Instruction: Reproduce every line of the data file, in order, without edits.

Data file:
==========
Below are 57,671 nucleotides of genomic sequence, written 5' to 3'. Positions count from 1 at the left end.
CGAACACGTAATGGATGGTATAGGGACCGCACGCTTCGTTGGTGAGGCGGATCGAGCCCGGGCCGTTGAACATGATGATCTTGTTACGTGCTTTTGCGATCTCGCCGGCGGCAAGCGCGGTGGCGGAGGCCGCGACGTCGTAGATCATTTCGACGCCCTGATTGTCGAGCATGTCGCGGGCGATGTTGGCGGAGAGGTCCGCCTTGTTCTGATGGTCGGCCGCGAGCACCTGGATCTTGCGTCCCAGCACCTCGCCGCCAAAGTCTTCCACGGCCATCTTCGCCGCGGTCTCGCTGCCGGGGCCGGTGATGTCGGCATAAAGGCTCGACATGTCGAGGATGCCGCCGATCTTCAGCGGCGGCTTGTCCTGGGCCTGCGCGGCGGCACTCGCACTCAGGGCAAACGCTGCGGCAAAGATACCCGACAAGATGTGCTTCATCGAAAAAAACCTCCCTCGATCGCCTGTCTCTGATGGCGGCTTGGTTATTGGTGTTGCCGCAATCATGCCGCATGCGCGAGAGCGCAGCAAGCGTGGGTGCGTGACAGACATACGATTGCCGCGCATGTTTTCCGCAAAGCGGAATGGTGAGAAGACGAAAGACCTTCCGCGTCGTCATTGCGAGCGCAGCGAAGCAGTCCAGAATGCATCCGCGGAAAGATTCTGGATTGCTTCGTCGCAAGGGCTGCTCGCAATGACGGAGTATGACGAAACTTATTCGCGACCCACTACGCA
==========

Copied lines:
Below are 57,671 nucleotides of genomic sequence, written 5' to 3'. Positions count from 1 at the left end.
CGAACACGTAATGGATGGTATAGGGACCGCACGCTTCGTTGGTGAGGCGGATCGAGCCCGGGCCGTTGAACATGATGATCTTGTTACGTGCTTTTGCGATCTCGCCGGCGGCAAGCGCGGTGGCGGAGGCCGCGACGTCGTAGATCATTTCGACGCCCTGATTGTCGAGCATGTCGCGGGCGATGTTGGCGGAGAGGTCCGCCTTGTTCTGATGGTCGGCCGCGAGCACCTGGATCTTGCGTCCCAGCACCTCGCCGCCAAAGTCTTCCACGGCCATCTTCGCCGCGGTCTCGCTGCCGGGGCCGGTGATGTCGGCATAAAGGCTCGACATGTCGAGGATGCCGCCGATCTTCAGCGGCGGCTTGTCCTGGGCCTGCGCGGCGGCACTCGCACTCAGGGCAAACGCTGCGGCAAAGATACCCGACAAGATGTGCTTCATCGAAAAAAACCTCCCTCGATCGCCTGTCTCTGATGGCGGCTTGGTTATTGGTGTTGCCGCAATCATGCCGCATGCGCGAGAGCGCAGCAAGCGTGGGTGCGTGACAGACATACGATTGCCGCGCATGTTTTCCGCAAAGCGGAATGGTGAGAAGACGAAAGACCTTCCGCGTCGTCATTGCGAGCGCAGCGAAGCAGTCCAGAATGCATCCGCGGAAAGATTCTGGATTGCTTCGTCGCAAGGGCTGCTCGCAATGACGGAGTATGACGAAACTTATTCGCGACCCACTACGCA